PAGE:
Intriguingly, one of the top tourist attractions in Moldova is not a place inside Moldova.
Transnistria or the Pridnestrovian Moldavian Republic, is a confetti strip of Russian-speaking territory on the left side of the Dniester River that declared itself independent in 1992 after fighting a brief but bloody war to break off from Moldova.
No country has so far recognized Transnistria as a sovereign nation, not even Russia which underwrites the territory’s de facto status by protecting it with its army and supplying it with money and free gas.
Today all visitors (even Moldovans) need to have a passport and fill out a simple form at the border to get into Transnistria. No entry stamp or visa is needed nor given as under international law and treaties, Transnistria does not exist.
Even so, the country has its own currency, president, army and a fiery flag.
Although the country occupies the region in Moldova where historically factories and industries are located, it now survives mainly by selling cognac, smuggling and on Russia’s goodwill.
Transnistria’s existence as a political terra nullius surrounded by unfriendly neighbours has allowed organised crime to flourish within its borders.
Many Moldavians blame Transnistrians for the bad publicity their country is getting overseas. They say that most of the smuggling of weapons and women people say are coming out of Moldova happen in fact in Transnistria.
On their part, Transnistrians (almost in equal numbers Russians, Ukrainians and ethnic Moldavians), are aghast at the prospect of being swallowed up by Romania as part of Moldova and have clung on to the security and nostalgia of the old soviet system. They held a referendum in 2006 in which they voted overwhelmingly (98%) to join Russia.
Not having visited Russia before and excited to visit what I had read on the Internet is the world’s last slice of the USSR, I half-expected to find in the capital Tiraspol, matryoshka-like matrons forming queues to buy bread, goose-stepping soldiers in huge grey public squares and rusting hammer and sickle signs everywhere.
Instead when Eugeniu drove me across from Chisinau in a red rented Chinese-made sedan on a warm and sunny afternoon a month ago, I found a surprisingly pleasant and ordinary place. Tiraspol looked to me, a spic, span and spacious place perhaps more like a New Zealand town on Boxing Day than the capital of a renegade Soviet-styled republic
All images copyright Kerk Boon Leng Oct 2014
Crimea, the Red Queen. Thomas Kerk has unwittingly produced a Czarist-Khazarist collage distilled from intrigue, treachery and violence, not to mention some much needed historical amnesia parlayed in the banksters in their perpetual victory parade. A preposterous narrative that fails even an unconventional Moldovan history exam is that the old Rus-Khazar beef is still in flux where the Khazarians recently moved to checkmate its old enemy with its prized Red Queen, Crimea.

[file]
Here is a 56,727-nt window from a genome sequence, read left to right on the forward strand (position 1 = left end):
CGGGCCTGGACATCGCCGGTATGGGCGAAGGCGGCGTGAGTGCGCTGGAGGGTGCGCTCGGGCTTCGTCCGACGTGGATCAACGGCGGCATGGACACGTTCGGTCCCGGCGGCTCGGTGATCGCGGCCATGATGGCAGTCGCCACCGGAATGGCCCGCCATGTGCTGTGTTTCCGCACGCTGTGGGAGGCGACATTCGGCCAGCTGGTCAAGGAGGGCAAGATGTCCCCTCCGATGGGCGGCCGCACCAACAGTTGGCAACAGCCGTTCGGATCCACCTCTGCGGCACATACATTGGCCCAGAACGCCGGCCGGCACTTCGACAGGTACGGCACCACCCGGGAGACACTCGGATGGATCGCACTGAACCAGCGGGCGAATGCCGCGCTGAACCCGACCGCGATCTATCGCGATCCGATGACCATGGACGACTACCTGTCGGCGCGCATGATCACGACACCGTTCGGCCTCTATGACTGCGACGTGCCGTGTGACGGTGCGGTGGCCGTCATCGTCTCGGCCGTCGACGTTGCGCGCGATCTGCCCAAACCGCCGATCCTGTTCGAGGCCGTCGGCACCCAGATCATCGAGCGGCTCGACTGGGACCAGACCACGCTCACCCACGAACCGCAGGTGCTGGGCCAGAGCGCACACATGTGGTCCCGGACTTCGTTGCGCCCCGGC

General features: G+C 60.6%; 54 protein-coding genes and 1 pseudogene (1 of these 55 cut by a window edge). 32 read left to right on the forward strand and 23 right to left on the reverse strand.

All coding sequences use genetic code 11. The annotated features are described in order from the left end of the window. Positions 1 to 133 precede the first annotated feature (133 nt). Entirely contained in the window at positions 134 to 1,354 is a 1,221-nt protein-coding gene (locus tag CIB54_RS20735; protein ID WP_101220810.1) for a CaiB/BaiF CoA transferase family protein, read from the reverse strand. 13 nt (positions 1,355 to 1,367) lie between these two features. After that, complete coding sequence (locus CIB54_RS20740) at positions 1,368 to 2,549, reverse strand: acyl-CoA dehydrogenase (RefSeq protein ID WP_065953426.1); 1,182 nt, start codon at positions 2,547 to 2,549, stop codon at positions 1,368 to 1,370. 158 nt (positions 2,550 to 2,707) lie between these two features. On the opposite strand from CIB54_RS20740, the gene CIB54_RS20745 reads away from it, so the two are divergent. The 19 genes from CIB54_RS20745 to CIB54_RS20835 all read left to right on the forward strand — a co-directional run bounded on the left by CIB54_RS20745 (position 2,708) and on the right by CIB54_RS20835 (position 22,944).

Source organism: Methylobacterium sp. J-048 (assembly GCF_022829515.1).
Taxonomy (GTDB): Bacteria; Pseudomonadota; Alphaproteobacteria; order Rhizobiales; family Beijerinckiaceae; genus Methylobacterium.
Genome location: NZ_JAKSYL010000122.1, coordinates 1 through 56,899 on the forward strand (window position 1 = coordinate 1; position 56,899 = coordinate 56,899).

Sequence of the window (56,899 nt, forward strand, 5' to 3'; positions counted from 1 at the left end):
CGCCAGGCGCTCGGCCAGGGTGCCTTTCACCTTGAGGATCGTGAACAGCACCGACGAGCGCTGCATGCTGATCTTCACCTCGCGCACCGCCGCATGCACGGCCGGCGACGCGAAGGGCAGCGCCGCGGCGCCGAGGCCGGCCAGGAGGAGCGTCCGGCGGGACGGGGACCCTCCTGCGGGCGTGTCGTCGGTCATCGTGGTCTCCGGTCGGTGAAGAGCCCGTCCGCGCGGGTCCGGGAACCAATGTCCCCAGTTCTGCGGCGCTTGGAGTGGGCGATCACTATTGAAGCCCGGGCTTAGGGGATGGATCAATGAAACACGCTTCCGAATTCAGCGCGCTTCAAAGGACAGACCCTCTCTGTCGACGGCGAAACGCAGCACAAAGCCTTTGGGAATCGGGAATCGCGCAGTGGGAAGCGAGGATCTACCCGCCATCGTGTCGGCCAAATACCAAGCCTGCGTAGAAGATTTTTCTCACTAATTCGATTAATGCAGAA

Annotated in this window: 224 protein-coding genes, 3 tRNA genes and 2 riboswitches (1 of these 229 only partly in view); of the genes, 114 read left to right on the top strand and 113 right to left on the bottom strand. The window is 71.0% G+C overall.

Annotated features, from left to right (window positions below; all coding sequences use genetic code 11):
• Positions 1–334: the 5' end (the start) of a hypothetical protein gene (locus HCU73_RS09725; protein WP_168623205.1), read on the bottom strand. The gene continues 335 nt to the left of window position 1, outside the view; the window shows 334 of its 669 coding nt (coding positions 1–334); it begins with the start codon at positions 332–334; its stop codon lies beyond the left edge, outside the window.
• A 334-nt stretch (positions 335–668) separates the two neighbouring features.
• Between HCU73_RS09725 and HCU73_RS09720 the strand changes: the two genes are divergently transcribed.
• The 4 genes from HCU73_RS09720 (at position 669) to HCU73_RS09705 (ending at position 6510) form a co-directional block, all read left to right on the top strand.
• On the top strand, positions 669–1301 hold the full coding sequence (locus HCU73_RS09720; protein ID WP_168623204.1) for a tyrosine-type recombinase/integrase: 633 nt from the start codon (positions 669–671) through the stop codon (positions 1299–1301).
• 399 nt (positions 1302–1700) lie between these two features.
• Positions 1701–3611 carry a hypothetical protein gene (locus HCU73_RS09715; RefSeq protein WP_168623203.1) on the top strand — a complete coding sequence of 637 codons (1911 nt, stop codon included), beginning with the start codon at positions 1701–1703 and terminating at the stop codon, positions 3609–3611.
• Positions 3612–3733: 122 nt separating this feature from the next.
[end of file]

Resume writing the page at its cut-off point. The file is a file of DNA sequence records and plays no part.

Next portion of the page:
1907 – The Christian Czar is lured by Jewish Khazars of France and Britain to take out the Ottomans. The prize offered by the Khazarian banksters to the gullible Russian King is Constantinople and being as Christian as they come, he salivates and takes the bait. He does the heavy lifting in crippling the Sultan and when the job is done, the cunning banksters renege on the deal, instruct their Bolshevik arm to rise up, ‘crucify’ the Czar, introduce Marxism and destroy Christianity from within, not to mention usurp Europe and open its doors to exclusively populate Palestine. Did I miss anything?
1948 – Israel is re-born. 1954 – Khrushchev gifts Crimea, home of the Black Sea fleet and the Rus power base, to Ukraine. 1989 – The Khazarians bring down their own Wall they erected three decades earlier ‘freeing’ Ukraine (with Crimea attached thereto). 2013 – Putin announces plans to de-dollarize Russia’s energy exports. The Khazarians respond by bombing Sochi and enabling the Maidan in Kiev (and you thought Malaysia’s Bersih was original) sacks the Russia-centric President and installs a Nato-centric puppet. 2014 – Crimea is checkmated by Putin vide a referendum. Reverting Crimea back to the old Rus is the first game the Khazar has lost the past century.
In essence, Moldovans should be pleased that the Christian Rus, rather the Nato backed Jewish Khazars are on theirs and the side of Crimea, the Red Queen.
Grammar alert:- … parlayed by the banksters …
How nice to see a report from Transnistria which is not just ‘Hey I’m in the USSR’. It’s a real place with real people, I spent three days there and found it.. well, you described it better than I could 🙂 It was also refreshing that people here did not seem to be filled with poisonous hatred towards their de facto country as in Karabakh, Abkhazia and South Ossetia, but more just seemed happy to be apart from them. On a crisp autumn day, a drive up the length of the country along the Dniestr, passing even sleepier towns that Tiraspol, is a very beautiful journey indeed.